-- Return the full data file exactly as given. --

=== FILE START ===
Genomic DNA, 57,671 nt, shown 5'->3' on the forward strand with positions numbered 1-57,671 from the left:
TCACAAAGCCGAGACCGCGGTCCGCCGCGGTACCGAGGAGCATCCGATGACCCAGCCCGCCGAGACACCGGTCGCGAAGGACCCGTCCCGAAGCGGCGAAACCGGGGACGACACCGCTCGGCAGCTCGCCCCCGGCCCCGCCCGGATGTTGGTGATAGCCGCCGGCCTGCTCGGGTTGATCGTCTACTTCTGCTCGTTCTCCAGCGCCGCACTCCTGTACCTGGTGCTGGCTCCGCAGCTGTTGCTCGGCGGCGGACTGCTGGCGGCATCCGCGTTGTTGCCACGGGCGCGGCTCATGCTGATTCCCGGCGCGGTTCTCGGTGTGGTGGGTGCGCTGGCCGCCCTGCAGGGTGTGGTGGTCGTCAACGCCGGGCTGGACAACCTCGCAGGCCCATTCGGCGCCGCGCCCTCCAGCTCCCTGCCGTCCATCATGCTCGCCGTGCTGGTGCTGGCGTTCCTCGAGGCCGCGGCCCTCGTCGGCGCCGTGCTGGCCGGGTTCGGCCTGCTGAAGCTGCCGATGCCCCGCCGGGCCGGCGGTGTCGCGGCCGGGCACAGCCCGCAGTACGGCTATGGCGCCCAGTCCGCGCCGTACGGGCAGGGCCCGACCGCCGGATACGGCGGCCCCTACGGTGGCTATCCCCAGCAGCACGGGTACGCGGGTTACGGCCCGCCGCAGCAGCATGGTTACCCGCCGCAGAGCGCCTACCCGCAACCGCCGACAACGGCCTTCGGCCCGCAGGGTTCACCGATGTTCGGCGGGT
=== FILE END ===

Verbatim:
Genomic DNA, 57,671 nt, shown 5'->3' on the forward strand with positions numbered 1-57,671 from the left:
TCACAAAGCCGAGACCGCGGTCCGCCGCGGTACCGAGGAGCATCCGATGACCCAGCCCGCCGAGACACCGGTCGCGAAGGACCCGTCCCGAAGCGGCGAAACCGGGGACGACACCGCTCGGCAGCTCGCCCCCGGCCCCGCCCGGATGTTGGTGATAGCCGCCGGCCTGCTCGGGTTGATCGTCTACTTCTGCTCGTTCTCCAGCGCCGCACTCCTGTACCTGGTGCTGGCTCCGCAGCTGTTGCTCGGCGGCGGACTGCTGGCGGCATCCGCGTTGTTGCCACGGGCGCGGCTCATGCTGATTCCCGGCGCGGTTCTCGGTGTGGTGGGTGCGCTGGCCGCCCTGCAGGGTGTGGTGGTCGTCAACGCCGGGCTGGACAACCTCGCAGGCCCATTCGGCGCCGCGCCCTCCAGCTCCCTGCCGTCCATCATGCTCGCCGTGCTGGTGCTGGCGTTCCTCGAGGCCGCGGCCCTCGTCGGCGCCGTGCTGGCCGGGTTCGGCCTGCTGAAGCTGCCGATGCCCCGCCGGGCCGGCGGTGTCGCGGCCGGGCACAGCCCGCAGTACGGCTATGGCGCCCAGTCCGCGCCGTACGGGCAGGGCCCGACCGCCGGATACGGCGGCCCCTACGGTGGCTATCCCCAGCAGCACGGGTACGCGGGTTACGGCCCGCCGCAGCAGCATGGTTACCCGCCGCAGAGCGCCTACCCGCAACCGCCGACAACGGCCTTCGGCCCGCAGGGTTCACCGATGTTCGGCGGGT